REVIEW: On the Rocks (NYFF 2020)
Sofia Coppola has had an illustrious career, from The Virgin Suicides (1999), Lost in Translation (2003), Marie Antoinette (2006), Somewhere (2010), The Bling Ring (2013) all the way through to The Beguiled (2017). She has become something of an expert in portraying the malaise and ennui of the privileged white woman, with her only significant male characters being Somewhere‘s Johnny Marco (Stephen Dorff) and Lost in Translation‘s Bob Harris (Bill Murray). Men have also existed in her work as objects of desire – from the iconic Trip Fontaine (Josh Hartnett) in The Virgin Suicides to McBurney (Colin Farrell) in The Beguiled.
Coppola has received some criticism about the lack of diversity in her films and she appears to be addressing that here in On the Rocks, which explores the marriage of Laura (Rashida Jones) and Dean (Marlon Wayans). She has, however, very much stuck to realm of the uber-privileged, as they are rich New Yorkers. Coppola has also reunited with Bill Murray, who plays Laura’s father but of course, is very much playing Bill Murray.
Dean is away, traveling for work a lot and Laura becomes fearful that he may be having an affair. Her father insists on the two of them becoming a pair of amateur detectives in order to investigate. This appears to involve Laura being able to frequently hire a babysitter at the drop of a hat, leave her two children at home and go on wild goose chases with her ‘quirky’ (sigh) Dad.
One of the main issues with On the Rocks is that it has none of the self-awareness of Marie Antoinette or The Bling Ring, which brilliantly skewered the rich, while also giving us the sense that Coppola maintained affection for her characters. The only glimpse we get of this in On the Rocks is with a brilliant cameo from Jenny Slate, one of the fellow Mums from Laura’s kids’ school, who is constantly prattling on about her inane love-life and other ‘problems.’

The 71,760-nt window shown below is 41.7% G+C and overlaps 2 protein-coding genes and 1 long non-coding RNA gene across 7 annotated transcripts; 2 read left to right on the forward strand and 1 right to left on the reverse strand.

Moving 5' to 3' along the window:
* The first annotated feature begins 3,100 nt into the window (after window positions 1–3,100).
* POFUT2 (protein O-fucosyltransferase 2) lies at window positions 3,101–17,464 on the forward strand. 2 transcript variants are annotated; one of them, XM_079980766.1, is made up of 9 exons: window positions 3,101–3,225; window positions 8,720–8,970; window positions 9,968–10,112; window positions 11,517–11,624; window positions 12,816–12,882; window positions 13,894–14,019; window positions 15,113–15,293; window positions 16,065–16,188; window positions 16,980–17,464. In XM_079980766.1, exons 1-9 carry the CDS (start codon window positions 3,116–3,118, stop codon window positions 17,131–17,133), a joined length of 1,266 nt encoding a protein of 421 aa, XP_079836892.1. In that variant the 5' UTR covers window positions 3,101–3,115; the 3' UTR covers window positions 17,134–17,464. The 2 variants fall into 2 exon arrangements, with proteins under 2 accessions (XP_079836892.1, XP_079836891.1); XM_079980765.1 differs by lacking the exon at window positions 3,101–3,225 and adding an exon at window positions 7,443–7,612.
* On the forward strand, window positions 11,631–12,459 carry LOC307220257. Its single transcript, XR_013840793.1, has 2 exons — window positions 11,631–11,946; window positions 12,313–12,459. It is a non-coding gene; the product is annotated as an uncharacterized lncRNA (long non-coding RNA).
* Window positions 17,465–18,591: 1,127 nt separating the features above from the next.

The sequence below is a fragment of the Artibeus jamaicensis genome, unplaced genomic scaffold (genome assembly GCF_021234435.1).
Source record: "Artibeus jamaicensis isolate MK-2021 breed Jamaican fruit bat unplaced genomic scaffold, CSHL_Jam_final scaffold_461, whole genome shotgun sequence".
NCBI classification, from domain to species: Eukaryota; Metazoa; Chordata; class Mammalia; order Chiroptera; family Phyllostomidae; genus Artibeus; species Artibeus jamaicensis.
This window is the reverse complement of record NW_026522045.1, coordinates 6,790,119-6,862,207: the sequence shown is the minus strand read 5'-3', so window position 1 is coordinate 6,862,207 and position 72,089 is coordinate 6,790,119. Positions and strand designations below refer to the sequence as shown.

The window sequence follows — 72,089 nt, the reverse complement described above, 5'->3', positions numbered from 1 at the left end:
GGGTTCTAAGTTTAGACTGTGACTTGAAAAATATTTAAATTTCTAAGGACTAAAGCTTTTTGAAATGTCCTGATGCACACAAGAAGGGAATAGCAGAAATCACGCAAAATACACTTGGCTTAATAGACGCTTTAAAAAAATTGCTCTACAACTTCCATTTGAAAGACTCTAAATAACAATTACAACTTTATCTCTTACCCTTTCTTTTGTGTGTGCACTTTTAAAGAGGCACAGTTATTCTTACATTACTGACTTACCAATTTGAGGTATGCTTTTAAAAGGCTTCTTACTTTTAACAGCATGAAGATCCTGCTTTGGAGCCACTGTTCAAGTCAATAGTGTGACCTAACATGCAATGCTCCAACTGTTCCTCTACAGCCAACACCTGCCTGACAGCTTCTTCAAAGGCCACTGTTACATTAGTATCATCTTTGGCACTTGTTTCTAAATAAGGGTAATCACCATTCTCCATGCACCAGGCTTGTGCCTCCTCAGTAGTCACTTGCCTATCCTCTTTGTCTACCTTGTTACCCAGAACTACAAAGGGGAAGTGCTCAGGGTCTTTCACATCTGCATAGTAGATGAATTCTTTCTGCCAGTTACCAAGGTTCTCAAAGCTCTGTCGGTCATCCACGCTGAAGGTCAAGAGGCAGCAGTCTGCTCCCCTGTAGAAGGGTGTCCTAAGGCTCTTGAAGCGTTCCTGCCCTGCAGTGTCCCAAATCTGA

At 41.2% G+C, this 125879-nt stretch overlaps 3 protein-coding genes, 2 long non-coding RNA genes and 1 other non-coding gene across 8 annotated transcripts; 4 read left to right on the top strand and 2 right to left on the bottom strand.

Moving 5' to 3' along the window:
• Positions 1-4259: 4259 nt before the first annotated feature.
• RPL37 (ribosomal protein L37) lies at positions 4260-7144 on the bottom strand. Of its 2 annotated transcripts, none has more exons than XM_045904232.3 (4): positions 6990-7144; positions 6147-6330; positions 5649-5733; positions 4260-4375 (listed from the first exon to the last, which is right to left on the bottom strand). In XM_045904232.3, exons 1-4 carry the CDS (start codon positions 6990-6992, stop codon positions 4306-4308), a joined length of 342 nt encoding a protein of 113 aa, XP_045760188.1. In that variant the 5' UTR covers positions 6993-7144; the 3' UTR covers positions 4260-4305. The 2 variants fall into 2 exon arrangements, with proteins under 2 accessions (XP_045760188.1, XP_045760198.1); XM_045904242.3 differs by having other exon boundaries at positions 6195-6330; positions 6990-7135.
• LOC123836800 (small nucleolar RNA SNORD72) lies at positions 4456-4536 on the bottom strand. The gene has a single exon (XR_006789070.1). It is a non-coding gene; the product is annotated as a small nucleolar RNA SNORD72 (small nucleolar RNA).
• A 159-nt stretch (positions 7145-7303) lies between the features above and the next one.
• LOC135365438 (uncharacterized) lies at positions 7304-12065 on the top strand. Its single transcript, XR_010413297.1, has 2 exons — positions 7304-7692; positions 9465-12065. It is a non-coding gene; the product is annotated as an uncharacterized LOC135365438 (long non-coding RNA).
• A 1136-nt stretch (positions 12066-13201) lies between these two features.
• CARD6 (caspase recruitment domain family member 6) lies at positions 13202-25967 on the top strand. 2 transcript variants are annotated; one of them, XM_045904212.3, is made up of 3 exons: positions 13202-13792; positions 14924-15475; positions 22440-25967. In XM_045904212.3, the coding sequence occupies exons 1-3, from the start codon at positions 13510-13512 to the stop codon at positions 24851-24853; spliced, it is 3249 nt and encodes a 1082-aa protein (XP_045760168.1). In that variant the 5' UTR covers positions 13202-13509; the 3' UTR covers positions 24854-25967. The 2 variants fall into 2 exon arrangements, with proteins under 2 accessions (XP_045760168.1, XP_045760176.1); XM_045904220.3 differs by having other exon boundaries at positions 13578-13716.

On the Rocks gives us little to care about. A woman who has the kind of life many of us dream about (a nice New York apartment, time to work on her writing, a gorgeous husband and kids) invents an issue that doesn’t even exist and then gets her knickers in a twist about it for the remainder of the film. She then gets regularly picked up her even richer father in his lovely classic car and taken out for cocktails to discuss the ‘issue.’ I’m a sucker for New York set films and this should have been an easy sell for me, but even using iconic locations like Bemelmen’s Bar (recently seen in the brilliant High Fidelity show) is not enough to sustain interest or provide relief from the total lack of stakes.
With New York Film Festival showcasing Steve McQueen’s brilliant Small Axe series, it feels almost crass that they would also highlight two Rich People Problems movies – On the Rocks and French Exit. It’s extremely hard to summon up the strength to care about these characters at the moment. If the film was fun and entertaining, that would be one thing, but Murray’s tired schtick is not enough to salvage things.
This is, by an extremely wide margin, Coppola’s worst film. She has finally featured Black characters in one of her stories then given us the most shallow, empty and pointless narrative to surround them. These are the exact criticisms that have been thrown at The Bling Ring, which is actually so much smarter than what is happening here. Rashida Jones is also a fantastic actress who deserves a much better starring film role than this. For fans of Coppola’s work, it is hard to see how this can be anything other than a bitter disappointment.
On the Rocks is available on Apple TV+ from October 23 2020.